When will Russians get behind the wheel of an electric car?
The government is expecting Russians in the next 20 years to switch over to driving electric cars.

   More than half the cars in Russia in 20 years will be electric, Deputy Prime Minister Yuri Borisov told the Tass news agency. And various institutions are preparing support programmes to produce electric vehicles in the country.

   At the moment, there is no mass production of electric cars in Russia, but authorities are still planning to introduce import duties on such vehicles.

   “Many carmakers, world giants, plan to turn production over entirely between 2035-2040 to electric vehicles. Using hydrogen engines for environmental considerations is a sustainable trend,” Borisov said.

    “Russia cannot stand on the sidelines and by 2035-2040 at the very least, electric vehicles will dominate the overall number of cars. And of course, it is in our interests that these cars be made on the territory of Russia. The Ministry of Industry and Trade is putting together programmes on electric vehicles in the very broadest sense.”

    Looking for 140,000 electric cars on the roads in Russia!

    In May, Denis Manturov, Russia’s Ministry of Industry and Trade, made an unexpected announcement – that the government intended from 2030 to introduce a quota of “green vehicles” for carmakers in terms of car sales. At issue were cars powered by hydrogen, electricity and gas.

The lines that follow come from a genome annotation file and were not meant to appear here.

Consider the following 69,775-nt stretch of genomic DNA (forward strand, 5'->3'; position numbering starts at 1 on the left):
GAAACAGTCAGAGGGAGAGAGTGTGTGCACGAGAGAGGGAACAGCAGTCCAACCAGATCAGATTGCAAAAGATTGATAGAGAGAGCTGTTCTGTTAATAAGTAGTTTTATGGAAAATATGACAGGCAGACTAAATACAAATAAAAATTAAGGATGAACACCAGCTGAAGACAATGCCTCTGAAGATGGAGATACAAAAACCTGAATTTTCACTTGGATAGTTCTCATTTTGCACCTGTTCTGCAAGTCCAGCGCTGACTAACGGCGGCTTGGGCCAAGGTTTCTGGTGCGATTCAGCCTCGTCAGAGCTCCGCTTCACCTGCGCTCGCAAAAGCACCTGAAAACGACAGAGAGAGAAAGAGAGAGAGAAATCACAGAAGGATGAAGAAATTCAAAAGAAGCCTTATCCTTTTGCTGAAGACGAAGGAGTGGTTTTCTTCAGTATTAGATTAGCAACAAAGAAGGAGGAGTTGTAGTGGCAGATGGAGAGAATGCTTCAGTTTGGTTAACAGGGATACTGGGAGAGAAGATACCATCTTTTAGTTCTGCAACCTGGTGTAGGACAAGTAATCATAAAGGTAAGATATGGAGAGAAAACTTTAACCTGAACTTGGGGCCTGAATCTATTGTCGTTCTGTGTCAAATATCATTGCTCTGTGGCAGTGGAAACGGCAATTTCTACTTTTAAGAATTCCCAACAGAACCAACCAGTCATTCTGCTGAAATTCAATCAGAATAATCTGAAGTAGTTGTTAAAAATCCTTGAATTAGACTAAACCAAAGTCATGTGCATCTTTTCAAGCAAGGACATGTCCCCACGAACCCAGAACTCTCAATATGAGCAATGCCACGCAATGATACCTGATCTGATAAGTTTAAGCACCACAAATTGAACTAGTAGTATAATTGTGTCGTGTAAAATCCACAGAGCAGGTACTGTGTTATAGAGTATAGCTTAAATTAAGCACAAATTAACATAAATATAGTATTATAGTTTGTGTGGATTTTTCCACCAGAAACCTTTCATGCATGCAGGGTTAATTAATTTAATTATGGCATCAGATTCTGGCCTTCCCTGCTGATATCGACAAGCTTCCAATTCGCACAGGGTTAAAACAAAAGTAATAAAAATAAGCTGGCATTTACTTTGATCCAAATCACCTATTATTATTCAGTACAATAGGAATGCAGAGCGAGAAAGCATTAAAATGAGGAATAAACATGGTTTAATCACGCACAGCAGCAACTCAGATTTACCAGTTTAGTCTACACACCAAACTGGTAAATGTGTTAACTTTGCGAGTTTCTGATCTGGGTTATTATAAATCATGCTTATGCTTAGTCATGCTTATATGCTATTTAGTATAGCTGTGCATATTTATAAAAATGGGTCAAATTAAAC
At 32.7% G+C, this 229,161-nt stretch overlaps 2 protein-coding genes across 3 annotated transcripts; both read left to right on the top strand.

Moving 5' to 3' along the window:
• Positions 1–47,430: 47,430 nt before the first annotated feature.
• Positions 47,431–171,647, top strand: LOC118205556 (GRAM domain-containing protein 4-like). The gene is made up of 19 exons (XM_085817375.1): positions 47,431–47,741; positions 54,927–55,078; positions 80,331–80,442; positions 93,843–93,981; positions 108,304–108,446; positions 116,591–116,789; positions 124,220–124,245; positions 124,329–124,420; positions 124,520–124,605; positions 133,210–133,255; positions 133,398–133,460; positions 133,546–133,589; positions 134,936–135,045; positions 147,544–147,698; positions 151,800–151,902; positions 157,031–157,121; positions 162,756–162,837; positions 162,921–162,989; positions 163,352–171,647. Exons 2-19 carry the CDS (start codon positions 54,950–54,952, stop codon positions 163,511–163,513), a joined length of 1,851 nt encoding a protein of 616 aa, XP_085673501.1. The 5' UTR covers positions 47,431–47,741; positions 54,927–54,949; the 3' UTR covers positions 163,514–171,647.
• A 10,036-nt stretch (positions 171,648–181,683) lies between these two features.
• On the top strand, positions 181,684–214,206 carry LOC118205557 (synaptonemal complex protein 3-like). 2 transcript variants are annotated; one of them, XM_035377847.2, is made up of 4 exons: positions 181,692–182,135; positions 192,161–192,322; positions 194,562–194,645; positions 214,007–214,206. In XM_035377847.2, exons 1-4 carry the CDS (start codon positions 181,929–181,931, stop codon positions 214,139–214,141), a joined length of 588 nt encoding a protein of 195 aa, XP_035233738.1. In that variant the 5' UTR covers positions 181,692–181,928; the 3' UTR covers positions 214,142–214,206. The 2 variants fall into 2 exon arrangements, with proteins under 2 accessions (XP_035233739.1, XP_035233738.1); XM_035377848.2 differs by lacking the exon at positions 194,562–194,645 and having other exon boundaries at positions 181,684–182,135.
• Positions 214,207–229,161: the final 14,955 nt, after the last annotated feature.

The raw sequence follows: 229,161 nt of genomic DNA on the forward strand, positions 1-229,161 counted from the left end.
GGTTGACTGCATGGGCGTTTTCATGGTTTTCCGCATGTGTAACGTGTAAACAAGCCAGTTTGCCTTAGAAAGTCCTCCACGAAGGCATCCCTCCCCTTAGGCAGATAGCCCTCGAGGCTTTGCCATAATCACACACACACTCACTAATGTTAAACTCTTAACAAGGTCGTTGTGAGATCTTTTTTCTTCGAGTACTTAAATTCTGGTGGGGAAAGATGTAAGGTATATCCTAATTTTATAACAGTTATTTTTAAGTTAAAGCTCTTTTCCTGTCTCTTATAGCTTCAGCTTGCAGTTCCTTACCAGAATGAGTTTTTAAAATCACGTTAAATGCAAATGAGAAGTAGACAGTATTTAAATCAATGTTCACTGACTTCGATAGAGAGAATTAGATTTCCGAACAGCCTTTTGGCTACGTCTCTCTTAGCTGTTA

The ministry then announced that by the end of the year it would develop guidelines for production of cars with a low carbon footprint. And the guidelines would set deadlines for meeting those quotas for producing “green” cars.

    Government forecasts for the market for electric cars were optimistic.

    As was said by Maksim Kolesnikov, the Director of the Department of economic sectors of the Economic Development Ministry, the number of electric cars produced in Russia by 2030 could reach 10 % of total country-wide production. Some forecasts put that figure at 15 %.

    For the moment, electric cars are not mass-produced in Russia and they are imported only unofficially. Statistics show that at the moment, electric cars make up less than 0.01 percent of the total number of cars on the market – a little more than 10,000 out of a total of some 50 million.

   The Economic Development Ministry is drafting guidelines on producing and using electric and hydrogen-powered transport in the country. According to a draft, investment in production of green transport should amount to 850 billion roubles ($11.7 million) – including 600 billion from private investors.

    The ministry predicts annual production of electric vehicles will reach no less than 150,000 by 2030.

    Such an assessment appears too optimistic, given that production is starting from scratch. But unlike the market as a whole, it is entirely possible to have electric cars make up half of all the new cars sold in the country. Russia, at the moment, stands third from the bottom of 25 countries surveyed by KPMG

In terms of infrastructure readiness to develop electric transport.

“Green” support